Thank you for sharing your story! This is just the kind of thing we’re worried about with hormonal birth control. I took the pill for about 6 or 7 months, over a decade ago and it was terrible – similar to your experience. I was already infertile due to PCOS. Thankfully, my fertility returned with the Paleo diet. Hopefully yours does too!

  6. This is a really important topic. I used all kinds of the pill for years – they kept putting me on stronger and stronger ones, because I had mid-cycle bleeding right from the start. I spent years thinking I wasn’t taking it “perfectly” enough. Then I used the nuva-ring for a few years, and I got way less bleeding. I finally stopped with the hormones after I went paleo because I really felt like they were messing with my mood and libido.

    However, I’m still at a point in life where getting pregnant would really mess up a lot of plans. I had a copper IUD put in about two years ago, and quite honestly I really hate it. I have spotting and cramping for a week surrounding ovulation, and before and after my period. I have definitely noticed a significant correlation between my stress level and the misbehavior of my uterus – I’m a teacher, and interestingly it behaves like a perfect angel on summer vacation. (I even thought I was pregnant one August because I went six weeks with not a spot!) Also, I find that sugar consumption seems to set it off. However, my period has actually gotten a lot more regular and predictable since I transitioned off of hormones, so I hope it means that the overall hormonal environment is settling down ok.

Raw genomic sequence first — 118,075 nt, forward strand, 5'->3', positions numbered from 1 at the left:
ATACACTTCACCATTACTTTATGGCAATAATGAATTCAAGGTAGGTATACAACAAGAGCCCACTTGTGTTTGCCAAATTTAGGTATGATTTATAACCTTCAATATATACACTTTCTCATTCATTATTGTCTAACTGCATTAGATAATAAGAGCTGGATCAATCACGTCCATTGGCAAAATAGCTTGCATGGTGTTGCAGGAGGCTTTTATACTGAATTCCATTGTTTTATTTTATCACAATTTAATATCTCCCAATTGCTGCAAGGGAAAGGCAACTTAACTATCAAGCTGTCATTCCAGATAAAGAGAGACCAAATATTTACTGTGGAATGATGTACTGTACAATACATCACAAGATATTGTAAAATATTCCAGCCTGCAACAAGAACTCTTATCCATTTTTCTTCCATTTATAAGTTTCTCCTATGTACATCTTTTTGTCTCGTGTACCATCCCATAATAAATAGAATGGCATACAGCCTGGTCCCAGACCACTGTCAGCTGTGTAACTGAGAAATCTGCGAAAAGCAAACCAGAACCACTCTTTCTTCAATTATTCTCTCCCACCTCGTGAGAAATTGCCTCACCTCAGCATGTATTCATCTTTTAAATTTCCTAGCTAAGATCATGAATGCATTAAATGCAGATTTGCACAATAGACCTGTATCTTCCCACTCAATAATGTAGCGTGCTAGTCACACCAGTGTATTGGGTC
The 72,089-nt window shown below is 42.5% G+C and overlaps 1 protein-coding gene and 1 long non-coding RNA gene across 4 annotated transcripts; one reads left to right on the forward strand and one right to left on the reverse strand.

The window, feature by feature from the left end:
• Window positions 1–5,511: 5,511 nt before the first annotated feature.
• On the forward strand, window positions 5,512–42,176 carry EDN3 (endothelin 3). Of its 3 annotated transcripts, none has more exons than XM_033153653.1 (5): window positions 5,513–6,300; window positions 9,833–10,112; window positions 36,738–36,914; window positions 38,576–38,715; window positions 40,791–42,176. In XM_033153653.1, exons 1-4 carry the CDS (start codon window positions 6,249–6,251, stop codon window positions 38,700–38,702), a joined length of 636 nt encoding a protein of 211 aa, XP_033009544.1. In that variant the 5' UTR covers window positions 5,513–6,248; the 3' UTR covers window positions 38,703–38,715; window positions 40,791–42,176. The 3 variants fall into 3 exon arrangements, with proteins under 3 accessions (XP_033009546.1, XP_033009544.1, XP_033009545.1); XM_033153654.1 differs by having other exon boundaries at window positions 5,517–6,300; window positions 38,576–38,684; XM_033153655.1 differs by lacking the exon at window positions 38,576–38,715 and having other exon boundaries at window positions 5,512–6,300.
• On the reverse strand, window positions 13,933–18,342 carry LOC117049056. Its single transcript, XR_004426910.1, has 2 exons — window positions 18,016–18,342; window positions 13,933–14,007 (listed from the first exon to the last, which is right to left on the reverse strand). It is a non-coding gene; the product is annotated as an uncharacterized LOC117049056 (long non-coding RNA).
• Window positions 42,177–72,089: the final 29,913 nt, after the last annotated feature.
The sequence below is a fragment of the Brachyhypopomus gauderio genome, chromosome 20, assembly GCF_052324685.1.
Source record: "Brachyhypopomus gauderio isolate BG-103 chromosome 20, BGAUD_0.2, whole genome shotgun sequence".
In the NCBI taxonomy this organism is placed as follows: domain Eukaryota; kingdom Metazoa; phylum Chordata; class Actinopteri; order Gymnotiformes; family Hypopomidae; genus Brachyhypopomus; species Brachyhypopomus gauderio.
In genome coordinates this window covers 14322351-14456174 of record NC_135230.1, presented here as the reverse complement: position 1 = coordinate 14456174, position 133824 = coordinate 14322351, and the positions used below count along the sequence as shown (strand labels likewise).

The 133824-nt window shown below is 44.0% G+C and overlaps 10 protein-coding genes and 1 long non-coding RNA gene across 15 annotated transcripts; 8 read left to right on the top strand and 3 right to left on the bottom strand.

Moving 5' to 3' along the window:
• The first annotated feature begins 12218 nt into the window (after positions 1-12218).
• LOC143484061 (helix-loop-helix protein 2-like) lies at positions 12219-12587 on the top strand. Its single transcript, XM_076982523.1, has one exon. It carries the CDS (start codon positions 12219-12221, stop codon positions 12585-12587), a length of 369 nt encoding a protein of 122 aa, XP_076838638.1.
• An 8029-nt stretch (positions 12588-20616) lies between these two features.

Kristen makes a valuable point that women should be more familiar with their own bodies, and try to listen as they communicate with us. However, I teach 8th grade science, and one of our units is “genetics and reproduction.” Yes, I have the dubious honor of teaching about penises and vaginas to thirteen-year-olds. I can see them start to jump to conclusions, when I show the female cycle. “Oooh, so, if I just don’t have sex around those days then I won’t get pregnant!” They are not yet mature enough to be responsibly using NFP, but they’re sure enough having sex, so I really try to make a big deal of how easy it is to get pregnant and to be sure to use birth control. I think that a young woman who is still in school, even a senior in high school, is not yet mature enough to responsibly use NFP – you have to be ready to have a baby, just in case.

    That’s why I still have my stupid IUD – when most of our plans are in place we’ll make the switch to NFP. In the mean time, I try to take good care of myself, and I hope that having the copper IUD rather than the hormones (even though it sure sucks) is having a less negative impact on the function of my body as a whole.

  7. Completely agree. Just another topic (along with nutrition, exercise, etc.) where people aren’t being given a fair chance of becoming informed.